February 23, 2018
Grace and peace to our sisters and brothers in Christ at the University of the South.
We, the North Carolina members of the Board of Trustees of the University of the South, are holding you, the students, faculty, staff, alums, and all governing boards of Sewanee in our prayers during this difficult season of discernment over issues of accountability and reconciliation in matters of addressing as well as preventing sexual harassment and violence. This has been especially true in recent days following the board of regents’ declining to revoke the honorary degree awarded to Charlie Rose in 2016.
We are confident the board of regents exercised prayerful and rigorous discernment in their deliberations. We know their commitment to the baptismal covenant in the Book of Common Prayer is sincere, strong and faithful. We suspect there were complicated legal issues not easy to summarize in their communication.
With respect, however, we must express our disappointment in both the decision and the reasoning used to support it. It appears from their letter that the regents concede Mr. Rose repeatedly harmed female colleagues while advancing in his career. We say this because their letter declining to revoke Mr. Rose’s honorary degree states the decision relies upon the importance of forgiveness in Christian teaching. We do not agree with the way the regents explained the connection between forgiveness and accountability. The letter states “Condemnation has no place here.” On the contrary, we believe condemnation of behavior is precisely what is called for here, as distinct from condemning the sinner. Mr. Rose’s employers thought so. Other universities thought so, too.
Forgiveness and accountability go hand in hand. Forgiveness does not rule out consequences. The students of Sewanee must live by an Honor Code and understand there are consequences for violating it. We should expect nothing less from everyone else associated with the institution. Yet we must also hold up the power of forgiveness to create the opportunity for new life. Perhaps there has been a time that a student was both forgiven as well as expelled. Maybe new life begins by taking away a driver’s license for drunk driving. Actions have consequences. Forgiveness and consequences are not mutually exclusive.
It is not the institutional responsibility of the board of regents to give or withhold forgiveness. It is the responsibility of all of us as Christians to find it in our hearts to forgive. We all hope Mr. Rose is finding his own way on the path of repentance and amendment of life. We believe it is between Mr. Rose and God, with the help of his pastor, to find the sweet release of penitence and absolution.
Sinners – all sinners – receive freedom from the burden of our sins by the grace of Lord Jesus Christ. That is a gift from God above. Regents of the University of the South share in a trust to hold the university community accountable during our earthly pilgrimage, to strive for the highest attainment of honor within our earthly finitude and frailty, according to the promises made in baptism. In fact, such accountability, complete with consequences for our actions, is in accordance and not contrary to a community based upon forgiveness and reconciliation.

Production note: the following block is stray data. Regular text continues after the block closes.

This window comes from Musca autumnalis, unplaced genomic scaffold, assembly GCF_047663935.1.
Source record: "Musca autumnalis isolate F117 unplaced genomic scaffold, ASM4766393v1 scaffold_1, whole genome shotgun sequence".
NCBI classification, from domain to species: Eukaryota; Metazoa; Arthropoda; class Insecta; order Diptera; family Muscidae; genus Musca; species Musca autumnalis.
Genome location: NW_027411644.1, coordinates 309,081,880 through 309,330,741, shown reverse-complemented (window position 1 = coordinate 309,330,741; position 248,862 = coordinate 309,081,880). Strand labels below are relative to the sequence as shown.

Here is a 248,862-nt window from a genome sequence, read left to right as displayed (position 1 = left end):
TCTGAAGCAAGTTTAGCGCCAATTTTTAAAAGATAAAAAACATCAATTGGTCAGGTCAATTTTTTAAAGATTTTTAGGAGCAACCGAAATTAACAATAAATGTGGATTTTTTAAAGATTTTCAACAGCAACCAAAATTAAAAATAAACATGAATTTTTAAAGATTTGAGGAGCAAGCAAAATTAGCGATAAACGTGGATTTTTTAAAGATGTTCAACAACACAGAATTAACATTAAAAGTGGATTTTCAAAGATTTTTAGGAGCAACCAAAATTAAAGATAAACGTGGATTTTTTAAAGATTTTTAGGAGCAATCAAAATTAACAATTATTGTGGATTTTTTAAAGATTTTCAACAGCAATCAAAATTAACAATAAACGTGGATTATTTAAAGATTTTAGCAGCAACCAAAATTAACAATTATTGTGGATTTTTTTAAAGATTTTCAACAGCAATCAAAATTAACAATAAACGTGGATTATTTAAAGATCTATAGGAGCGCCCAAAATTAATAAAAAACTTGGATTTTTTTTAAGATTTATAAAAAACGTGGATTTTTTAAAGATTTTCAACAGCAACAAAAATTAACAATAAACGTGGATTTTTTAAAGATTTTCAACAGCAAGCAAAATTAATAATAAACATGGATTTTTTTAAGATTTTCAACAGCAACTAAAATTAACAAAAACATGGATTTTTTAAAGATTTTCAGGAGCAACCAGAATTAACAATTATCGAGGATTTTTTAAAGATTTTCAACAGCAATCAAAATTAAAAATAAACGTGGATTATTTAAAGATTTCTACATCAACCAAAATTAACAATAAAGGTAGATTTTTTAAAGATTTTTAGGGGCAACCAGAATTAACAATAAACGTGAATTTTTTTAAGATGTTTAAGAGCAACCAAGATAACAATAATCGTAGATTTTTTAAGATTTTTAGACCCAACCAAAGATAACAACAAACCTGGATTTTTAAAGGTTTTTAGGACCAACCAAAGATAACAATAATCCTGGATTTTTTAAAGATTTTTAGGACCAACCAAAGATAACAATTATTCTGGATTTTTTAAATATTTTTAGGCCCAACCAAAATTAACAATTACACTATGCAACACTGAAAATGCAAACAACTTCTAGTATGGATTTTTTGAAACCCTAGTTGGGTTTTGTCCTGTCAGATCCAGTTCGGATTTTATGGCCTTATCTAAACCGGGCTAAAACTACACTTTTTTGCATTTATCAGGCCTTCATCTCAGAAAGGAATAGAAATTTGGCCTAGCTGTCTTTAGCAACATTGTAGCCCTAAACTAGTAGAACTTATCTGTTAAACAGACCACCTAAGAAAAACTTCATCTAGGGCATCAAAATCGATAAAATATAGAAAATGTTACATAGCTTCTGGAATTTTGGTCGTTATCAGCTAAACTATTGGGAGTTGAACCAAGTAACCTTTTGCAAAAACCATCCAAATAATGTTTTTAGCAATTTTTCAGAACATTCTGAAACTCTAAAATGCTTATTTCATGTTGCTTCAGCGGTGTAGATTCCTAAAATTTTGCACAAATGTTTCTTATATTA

Rescinding the honorary degree bestowed upon Mr. Rose is still consistent with supporting him on a path of repentance and amendment of life. We ask the board of regents to reconsider Mr. Rose’s honorary degree and hold him accountable for his actions – actions that repeatedly dehumanized and traumatized others. No one is saying Mr. Rose does not deserve forgiveness. What he does not deserve is an honorary degree from a Christian school for an opus of accomplishments achieved while using his position of power to sexually abuse others.
We believe the regents understand the lasting trauma of assault and how hard it is to come forward. We do not want the current climate of frustration and distrust to discourage victims and their allies from coming forward to report sexual assault, an outcome easy to imagine if it appears the University of the South does not seem to want to hold perpetrators accountable to one of the institution’s most fundamental values: to respect the dignity of every human being. We do not want this decision to undercut the truly good and valuable strides Sewanee has made in this area of student well-being.
Regents have the power to set a course and provide for the health and well-being of the entire community as it strives to move and stay together on a path of following Jesus and making profound contributions to the wider society. An honorary degree from the University of the South is by its nature a symbolic gesture of appreciation for contributions to this vision. And there is nothing more at the heart of an honorary degree than the word honor. We hope the board of regents will revise their position and consider other actions and statements that reassure students, faculty and staff that Sewanee will continue to strive for even higher standards of virtuous life, including accountability, while always demonstrating a robust practice of reconciliation necessary to build the beloved community of God.
Yours faithfully and with respect,
The Rt. Rev. Sam Rodman
Bishop, Episcopal Diocese of North Carolina
The Rt. Rev. Anne Hodges-Copple
Bishop Suffragan, Episcopal Diocese of North Carolina
The Rev. Jane Wilson
Board of Trustees, Clergy Order
George A. Brin
Board of Trustees, Lay Order
Board of Trustees, Lay Order